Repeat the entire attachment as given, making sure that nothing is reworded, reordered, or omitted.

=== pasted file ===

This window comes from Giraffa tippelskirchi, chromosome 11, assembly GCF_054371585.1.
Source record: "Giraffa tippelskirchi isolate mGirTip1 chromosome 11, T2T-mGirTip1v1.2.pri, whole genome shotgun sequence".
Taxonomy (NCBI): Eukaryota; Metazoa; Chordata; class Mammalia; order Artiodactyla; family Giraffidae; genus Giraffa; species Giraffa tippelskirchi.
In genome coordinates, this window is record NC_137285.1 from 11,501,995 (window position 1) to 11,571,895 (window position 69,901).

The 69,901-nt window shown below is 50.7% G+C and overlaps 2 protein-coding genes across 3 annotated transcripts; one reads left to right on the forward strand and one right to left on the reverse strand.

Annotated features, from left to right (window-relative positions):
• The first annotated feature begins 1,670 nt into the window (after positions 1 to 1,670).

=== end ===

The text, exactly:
This window comes from Giraffa tippelskirchi, chromosome 11, assembly GCF_054371585.1.
Source record: "Giraffa tippelskirchi isolate mGirTip1 chromosome 11, T2T-mGirTip1v1.2.pri, whole genome shotgun sequence".
Taxonomy (NCBI): Eukaryota; Metazoa; Chordata; class Mammalia; order Artiodactyla; family Giraffidae; genus Giraffa; species Giraffa tippelskirchi.
In genome coordinates, this window is record NC_137285.1 from 11,501,995 (window position 1) to 11,571,895 (window position 69,901).

The 69,901-nt window shown below is 50.7% G+C and overlaps 2 protein-coding genes across 3 annotated transcripts; one reads left to right on the forward strand and one right to left on the reverse strand.

Annotated features, from left to right (window-relative positions):
• The first annotated feature begins 1,670 nt into the window (after positions 1 to 1,670).